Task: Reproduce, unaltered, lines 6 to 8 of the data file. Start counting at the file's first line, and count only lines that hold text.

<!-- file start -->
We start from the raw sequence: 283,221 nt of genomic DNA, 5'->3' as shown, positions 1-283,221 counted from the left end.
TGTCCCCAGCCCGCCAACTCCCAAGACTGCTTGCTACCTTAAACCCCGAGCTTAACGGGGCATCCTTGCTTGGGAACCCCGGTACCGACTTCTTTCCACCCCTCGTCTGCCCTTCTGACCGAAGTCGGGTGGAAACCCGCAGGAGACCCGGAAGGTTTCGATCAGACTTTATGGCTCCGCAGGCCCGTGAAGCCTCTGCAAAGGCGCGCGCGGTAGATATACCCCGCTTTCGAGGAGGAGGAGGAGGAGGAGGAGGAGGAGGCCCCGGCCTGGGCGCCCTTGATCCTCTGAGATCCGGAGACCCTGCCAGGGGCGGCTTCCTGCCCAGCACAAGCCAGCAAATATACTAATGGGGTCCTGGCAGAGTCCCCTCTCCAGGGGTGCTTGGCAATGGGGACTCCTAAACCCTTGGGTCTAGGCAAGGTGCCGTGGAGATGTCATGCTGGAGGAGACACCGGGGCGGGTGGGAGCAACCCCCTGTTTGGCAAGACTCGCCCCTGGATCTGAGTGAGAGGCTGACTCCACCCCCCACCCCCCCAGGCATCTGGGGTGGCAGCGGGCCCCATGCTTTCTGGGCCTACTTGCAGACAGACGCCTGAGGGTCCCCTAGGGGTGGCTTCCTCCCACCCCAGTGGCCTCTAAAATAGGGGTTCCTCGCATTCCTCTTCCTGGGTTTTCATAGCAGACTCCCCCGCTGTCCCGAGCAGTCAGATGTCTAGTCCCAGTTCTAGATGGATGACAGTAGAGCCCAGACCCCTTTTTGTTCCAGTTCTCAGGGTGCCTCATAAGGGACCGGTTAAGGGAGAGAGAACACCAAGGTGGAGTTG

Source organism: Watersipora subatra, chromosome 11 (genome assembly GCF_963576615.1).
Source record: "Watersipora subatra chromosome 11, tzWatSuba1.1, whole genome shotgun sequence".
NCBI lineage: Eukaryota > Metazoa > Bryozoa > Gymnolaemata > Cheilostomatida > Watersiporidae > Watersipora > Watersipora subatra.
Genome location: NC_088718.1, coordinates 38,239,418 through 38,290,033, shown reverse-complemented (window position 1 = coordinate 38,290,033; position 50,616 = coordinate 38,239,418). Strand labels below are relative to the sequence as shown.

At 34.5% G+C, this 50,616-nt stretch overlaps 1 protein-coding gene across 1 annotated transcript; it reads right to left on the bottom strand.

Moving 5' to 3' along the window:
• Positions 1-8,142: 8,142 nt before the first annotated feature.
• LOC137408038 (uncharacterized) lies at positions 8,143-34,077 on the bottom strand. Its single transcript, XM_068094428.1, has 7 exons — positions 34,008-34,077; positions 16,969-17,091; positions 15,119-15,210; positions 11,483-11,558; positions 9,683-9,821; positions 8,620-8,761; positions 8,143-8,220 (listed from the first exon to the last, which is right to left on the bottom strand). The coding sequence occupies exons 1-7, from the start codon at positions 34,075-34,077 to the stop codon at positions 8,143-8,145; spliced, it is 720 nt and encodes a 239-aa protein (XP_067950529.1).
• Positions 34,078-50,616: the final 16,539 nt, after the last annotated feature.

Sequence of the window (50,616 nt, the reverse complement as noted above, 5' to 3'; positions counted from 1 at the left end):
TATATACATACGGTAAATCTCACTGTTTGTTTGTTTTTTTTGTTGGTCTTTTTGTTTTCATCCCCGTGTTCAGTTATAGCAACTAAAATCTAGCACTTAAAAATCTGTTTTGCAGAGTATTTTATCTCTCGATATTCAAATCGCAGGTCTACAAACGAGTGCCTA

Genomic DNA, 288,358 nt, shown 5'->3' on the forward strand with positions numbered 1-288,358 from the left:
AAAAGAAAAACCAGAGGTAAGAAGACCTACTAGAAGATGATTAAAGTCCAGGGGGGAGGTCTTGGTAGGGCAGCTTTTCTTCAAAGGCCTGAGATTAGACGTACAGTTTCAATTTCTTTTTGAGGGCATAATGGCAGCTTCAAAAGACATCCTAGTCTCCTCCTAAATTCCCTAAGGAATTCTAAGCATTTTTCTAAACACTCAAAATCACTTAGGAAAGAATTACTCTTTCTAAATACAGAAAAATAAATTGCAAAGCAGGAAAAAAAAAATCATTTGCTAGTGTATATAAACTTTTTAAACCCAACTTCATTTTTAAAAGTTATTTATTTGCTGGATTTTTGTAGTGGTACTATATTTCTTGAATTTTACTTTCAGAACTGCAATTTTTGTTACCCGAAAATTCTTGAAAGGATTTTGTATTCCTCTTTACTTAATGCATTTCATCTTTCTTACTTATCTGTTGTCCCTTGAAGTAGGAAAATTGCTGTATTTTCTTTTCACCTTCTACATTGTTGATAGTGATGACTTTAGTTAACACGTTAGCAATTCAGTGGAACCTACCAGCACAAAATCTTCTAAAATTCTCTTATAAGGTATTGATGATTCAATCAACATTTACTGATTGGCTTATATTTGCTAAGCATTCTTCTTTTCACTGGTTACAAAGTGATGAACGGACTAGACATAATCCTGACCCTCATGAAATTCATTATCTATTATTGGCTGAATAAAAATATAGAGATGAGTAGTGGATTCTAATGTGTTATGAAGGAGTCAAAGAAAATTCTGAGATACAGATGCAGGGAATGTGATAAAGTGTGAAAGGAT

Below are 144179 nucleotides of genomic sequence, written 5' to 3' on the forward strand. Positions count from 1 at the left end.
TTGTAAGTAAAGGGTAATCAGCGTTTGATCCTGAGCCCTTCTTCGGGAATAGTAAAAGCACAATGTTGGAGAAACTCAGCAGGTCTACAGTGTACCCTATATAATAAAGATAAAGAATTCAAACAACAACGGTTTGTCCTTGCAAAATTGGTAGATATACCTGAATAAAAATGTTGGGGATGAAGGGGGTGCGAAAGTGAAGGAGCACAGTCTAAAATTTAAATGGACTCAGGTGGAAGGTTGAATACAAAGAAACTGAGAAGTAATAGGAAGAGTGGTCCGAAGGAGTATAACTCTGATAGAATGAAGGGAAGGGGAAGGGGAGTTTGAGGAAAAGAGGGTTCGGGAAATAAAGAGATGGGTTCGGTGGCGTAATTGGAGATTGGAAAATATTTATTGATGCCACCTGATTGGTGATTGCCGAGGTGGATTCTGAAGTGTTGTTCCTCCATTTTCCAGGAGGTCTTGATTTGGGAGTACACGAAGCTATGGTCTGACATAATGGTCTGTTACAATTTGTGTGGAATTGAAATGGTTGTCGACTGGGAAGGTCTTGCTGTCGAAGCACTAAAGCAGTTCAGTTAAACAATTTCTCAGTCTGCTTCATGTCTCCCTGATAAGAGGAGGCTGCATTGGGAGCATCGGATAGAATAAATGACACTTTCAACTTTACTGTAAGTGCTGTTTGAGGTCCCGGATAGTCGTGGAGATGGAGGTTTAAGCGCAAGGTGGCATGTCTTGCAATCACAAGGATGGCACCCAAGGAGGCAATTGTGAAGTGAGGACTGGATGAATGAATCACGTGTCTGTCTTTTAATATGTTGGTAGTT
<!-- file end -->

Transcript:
Genome location: NC_088718.1, coordinates 38,239,418 through 38,290,033, shown reverse-complemented (window position 1 = coordinate 38,290,033; position 50,616 = coordinate 38,239,418). Strand labels below are relative to the sequence as shown.

At 34.5% G+C, this 50,616-nt stretch overlaps 1 protein-coding gene across 1 annotated transcript; it reads right to left on the bottom strand.

Moving 5' to 3' along the window: